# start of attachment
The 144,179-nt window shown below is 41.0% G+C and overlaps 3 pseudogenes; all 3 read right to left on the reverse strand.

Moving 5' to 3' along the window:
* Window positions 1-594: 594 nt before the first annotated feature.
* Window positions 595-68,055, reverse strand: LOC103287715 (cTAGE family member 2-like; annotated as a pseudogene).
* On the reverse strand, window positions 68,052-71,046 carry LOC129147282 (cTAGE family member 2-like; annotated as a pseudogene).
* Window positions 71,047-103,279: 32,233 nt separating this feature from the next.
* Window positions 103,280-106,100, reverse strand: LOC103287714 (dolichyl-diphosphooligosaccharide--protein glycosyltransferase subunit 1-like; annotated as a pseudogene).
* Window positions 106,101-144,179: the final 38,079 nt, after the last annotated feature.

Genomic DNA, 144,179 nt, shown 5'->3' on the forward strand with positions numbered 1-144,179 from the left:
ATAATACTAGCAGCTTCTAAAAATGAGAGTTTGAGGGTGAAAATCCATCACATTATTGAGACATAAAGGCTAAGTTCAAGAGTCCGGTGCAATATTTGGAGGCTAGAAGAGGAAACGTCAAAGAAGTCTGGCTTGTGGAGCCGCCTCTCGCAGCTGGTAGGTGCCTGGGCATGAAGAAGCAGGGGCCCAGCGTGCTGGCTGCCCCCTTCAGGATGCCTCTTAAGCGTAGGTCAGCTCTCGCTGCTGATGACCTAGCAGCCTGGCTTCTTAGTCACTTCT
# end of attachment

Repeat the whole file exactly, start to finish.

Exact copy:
The 144,179-nt window shown below is 41.0% G+C and overlaps 3 pseudogenes; all 3 read right to left on the reverse strand.

Moving 5' to 3' along the window:
* Window positions 1-594: 594 nt before the first annotated feature.
* Window positions 595-68,055, reverse strand: LOC103287715 (cTAGE family member 2-like; annotated as a pseudogene).
* On the reverse strand, window positions 68,052-71,046 carry LOC129147282 (cTAGE family member 2-like; annotated as a pseudogene).
* Window positions 71,047-103,279: 32,233 nt separating this feature from the next.
* Window positions 103,280-106,100, reverse strand: LOC103287714 (dolichyl-diphosphooligosaccharide--protein glycosyltransferase subunit 1-like; annotated as a pseudogene).
* Window positions 106,101-144,179: the final 38,079 nt, after the last annotated feature.

Genomic DNA, 144,179 nt, shown 5'->3' on the forward strand with positions numbered 1-144,179 from the left:
ATAATACTAGCAGCTTCTAAAAATGAGAGTTTGAGGGTGAAAATCCATCACATTATTGAGACATAAAGGCTAAGTTCAAGAGTCCGGTGCAATATTTGGAGGCTAGAAGAGGAAACGTCAAAGAAGTCTGGCTTGTGGAGCCGCCTCTCGCAGCTGGTAGGTGCCTGGGCATGAAGAAGCAGGGGCCCAGCGTGCTGGCTGCCCCCTTCAGGATGCCTCTTAAGCGTAGGTCAGCTCTCGCTGCTGATGACCTAGCAGCCTGGCTTCTTAGTCACTTCT